A senior Oxford don has sworn an affidavit that Mehdi Hashemi Rafsanjani, son of the former President of Iran, hired assistance for his application to study at Oxford.
Professor Sheikholeslami, Emeritus Fellow of Wadham, swore on oath that the current Professor of Persian Studies had asked a graduate student to make an arrangement with Rafsanjani, whereby the graduate would assist with Rafsanjani’s application to Oxford, in exchange for sum of money paid to the graduate by Rafsanjani.
Sheikholeslami plans to return his Oxford MA degree in protest at the University’s handling of the Rafsanjani case, which has already sparked an urgent review into the graduate admission process.
The complaints of senior academics in December 2010 that University rules had been broken to admit Rafsanjani to the Oriental Faculty prompted an internal investigation. Though the investigation was formally closed in April, academics are now calling for the case to be re-opened, in light of Prof Sheikholeslami’s new evidence.
Sheikholeslami swore an oath that, in his belief, Rafsanjani’s admission was “highly discriminatory” and “smacking of favouritism”.Sheikholeslami was invited to appear before the North enquiry, where he said that Rafsanjani’s academic background had “no relevance” to his proposed field of study at the Oriental Faculty and that in his opinion “[Rafsanjani] was not qualified to be admitted to Oxford.”
Sheikholselami told the North enquiry that Rafsanjani’s academic referees were “of no value” as they were “without exception [written by] underlings working for his father’s institute” who bore “no relation to the candidate’s academic background.”
Sheikhoeslami informed the enquiry that he had received credible information that Rafsanjani hired the services of an Oxford graduate student to prepare his application.
Further to the evidence he gave to the North enquiry, Sheikholeslami has sworn on affidavit that Professor Herzig, the current Professor of Persian Studies, “ordered” this student to help prepare Rafsanjani’s application and doctoral thesis proposal. Sheikholeslami tells how “on 26th March 2011, at 3pm, I was visited by [the student in question].”
Sheikholeslami swore on oath that during this visit, the graduate student said he was asked by Herzig to assist Rafsanjani, and that he had met Rafsanjani at the Randolph Hotel to discuss the work he would do and the money he would be paid. The work involved downloading the relevant application form and helping to fill in the form, as well as “prepar[ing] the [thesis] proposal” for Rafsanjani.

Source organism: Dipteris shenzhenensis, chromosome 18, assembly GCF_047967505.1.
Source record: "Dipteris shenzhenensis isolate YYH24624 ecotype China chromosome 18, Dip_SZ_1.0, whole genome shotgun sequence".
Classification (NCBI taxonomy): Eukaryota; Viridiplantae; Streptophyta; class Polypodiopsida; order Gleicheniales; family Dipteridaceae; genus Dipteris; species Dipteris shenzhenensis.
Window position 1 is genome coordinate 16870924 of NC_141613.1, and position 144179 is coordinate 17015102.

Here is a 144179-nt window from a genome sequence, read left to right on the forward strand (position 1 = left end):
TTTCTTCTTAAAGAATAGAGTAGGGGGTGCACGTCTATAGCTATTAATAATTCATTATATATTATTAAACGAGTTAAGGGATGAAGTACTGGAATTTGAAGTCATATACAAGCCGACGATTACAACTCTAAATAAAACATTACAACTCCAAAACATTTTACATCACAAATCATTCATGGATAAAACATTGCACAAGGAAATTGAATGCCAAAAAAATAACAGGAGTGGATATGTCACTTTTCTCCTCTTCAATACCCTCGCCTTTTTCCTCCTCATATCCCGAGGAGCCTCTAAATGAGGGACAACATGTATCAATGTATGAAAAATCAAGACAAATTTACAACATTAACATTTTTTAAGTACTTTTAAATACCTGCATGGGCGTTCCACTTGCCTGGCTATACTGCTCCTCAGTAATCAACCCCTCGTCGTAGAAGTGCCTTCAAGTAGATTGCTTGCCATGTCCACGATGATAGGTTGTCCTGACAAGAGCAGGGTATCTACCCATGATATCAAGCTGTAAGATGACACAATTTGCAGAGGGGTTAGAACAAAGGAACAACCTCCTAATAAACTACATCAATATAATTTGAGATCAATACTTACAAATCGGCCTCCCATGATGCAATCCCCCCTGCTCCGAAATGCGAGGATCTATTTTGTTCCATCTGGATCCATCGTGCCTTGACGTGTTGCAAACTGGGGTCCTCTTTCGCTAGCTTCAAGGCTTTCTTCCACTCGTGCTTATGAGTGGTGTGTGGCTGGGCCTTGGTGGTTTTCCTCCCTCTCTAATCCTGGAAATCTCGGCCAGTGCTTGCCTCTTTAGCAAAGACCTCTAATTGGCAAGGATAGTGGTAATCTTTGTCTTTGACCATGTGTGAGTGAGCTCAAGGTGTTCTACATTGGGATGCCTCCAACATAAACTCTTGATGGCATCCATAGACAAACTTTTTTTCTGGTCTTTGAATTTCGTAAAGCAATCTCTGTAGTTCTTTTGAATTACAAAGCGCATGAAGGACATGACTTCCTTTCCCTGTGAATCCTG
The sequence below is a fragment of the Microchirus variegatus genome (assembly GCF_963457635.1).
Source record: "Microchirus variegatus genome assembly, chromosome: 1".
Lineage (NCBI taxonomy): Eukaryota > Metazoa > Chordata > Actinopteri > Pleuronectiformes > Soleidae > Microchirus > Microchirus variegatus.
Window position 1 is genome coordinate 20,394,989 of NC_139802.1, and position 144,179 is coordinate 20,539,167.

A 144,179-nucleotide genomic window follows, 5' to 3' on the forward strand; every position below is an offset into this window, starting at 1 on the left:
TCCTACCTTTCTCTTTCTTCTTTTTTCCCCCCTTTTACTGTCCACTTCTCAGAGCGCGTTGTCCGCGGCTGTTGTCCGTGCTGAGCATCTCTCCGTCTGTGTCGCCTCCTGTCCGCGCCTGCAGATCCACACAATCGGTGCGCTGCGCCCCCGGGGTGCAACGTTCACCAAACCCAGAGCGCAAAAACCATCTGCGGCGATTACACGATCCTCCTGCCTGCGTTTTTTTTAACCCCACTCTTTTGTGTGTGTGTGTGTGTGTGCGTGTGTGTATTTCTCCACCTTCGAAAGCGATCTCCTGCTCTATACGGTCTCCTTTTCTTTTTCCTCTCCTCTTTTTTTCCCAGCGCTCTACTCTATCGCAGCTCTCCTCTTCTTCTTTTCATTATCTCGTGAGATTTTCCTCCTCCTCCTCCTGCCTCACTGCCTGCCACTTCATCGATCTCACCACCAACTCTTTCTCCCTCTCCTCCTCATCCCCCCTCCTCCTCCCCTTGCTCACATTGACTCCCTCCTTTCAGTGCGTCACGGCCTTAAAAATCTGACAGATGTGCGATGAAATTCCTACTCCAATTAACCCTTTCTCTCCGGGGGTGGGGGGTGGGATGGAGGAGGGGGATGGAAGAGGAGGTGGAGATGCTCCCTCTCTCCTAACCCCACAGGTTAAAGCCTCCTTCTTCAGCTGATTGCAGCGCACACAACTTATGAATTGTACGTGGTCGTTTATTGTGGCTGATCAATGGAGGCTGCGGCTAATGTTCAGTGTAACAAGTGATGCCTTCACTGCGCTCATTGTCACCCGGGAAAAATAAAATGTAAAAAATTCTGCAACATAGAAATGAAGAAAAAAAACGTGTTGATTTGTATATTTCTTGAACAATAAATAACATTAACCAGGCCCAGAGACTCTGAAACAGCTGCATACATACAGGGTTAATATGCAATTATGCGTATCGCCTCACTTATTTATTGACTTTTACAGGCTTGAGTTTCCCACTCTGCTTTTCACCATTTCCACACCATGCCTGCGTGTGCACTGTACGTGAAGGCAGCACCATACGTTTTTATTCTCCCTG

This was all to be done in English, which Prof Sheikholeslami noted was “of crucial importance” as Sheikholeslami “knew that [Rafsanjani] did not have the minimum requisite level of English mandated at Oxford”.
The graduate student was contacted by Cherwell, but was not available for comment.
Kaveh Moussavi, an Associate Research Fellow at the Centre for Socio-Legal Studies in Oxford, who filed the original allegations against Rafsanjani, said, “I have maintained all along that Rafsanjani paid to get into Oxford and that the internal rules [were] subverted by University insiders.” Moussavi wrote to the Vice-Chancellor on Sunday, submitting new evidence, and asking him to reopen the investigation.
Moussavi claims that the investigation was flawed, as “North found no evidence of payments because he did not have the power to look at bank statements. Nor did he know that Edmund Herzig had instructed [the graduate student] to help Rafsanjani. I have given the Vice-Chancellor the evidence.”
Sheikholeslami said, “If the University plans to continue its secrecy, we have no alternative but to open the investigation. It will save the University’s reputation without stating that the results of the previous one have been buried.”
Dr Homa Katouzian, who had assessed Rafsanjani’s application for study at Oxford, maintains that “I did not know that Mr Hashemi was Mr Rafsanjani’s son when I assessed his application, but it would not have made an iota of difference to my academic judgment even if I had known this.We cannot doubt the integrity of our applicants without obvious cause, and so, assuming that the allegation is true, there was no way in which this could have been known to me at the time.”
Rafsanjani said to Cherwell, “These baseless allegations were brought against me before Christmas and investigated very thoroughly by Sir Peter North and the outcome was that he found not [sic] basis for these allegations. I received my admission from Oxford through a process of 7-9 months when my proposal was received, examined and analysed by more than one Professor.”
Herzig told Cherwell, “This matter, including my role in it, was the subject of a University investigation earlier this year. I have no comment to make beyond what is in the statements issued by the University Press Office.”
A spokesperson from the University Press Office reiterated that the investigation “found no basis for the University to institute formal proceedings against [Rafsanjani]” and that “those involved have categorically denied any impropriety.”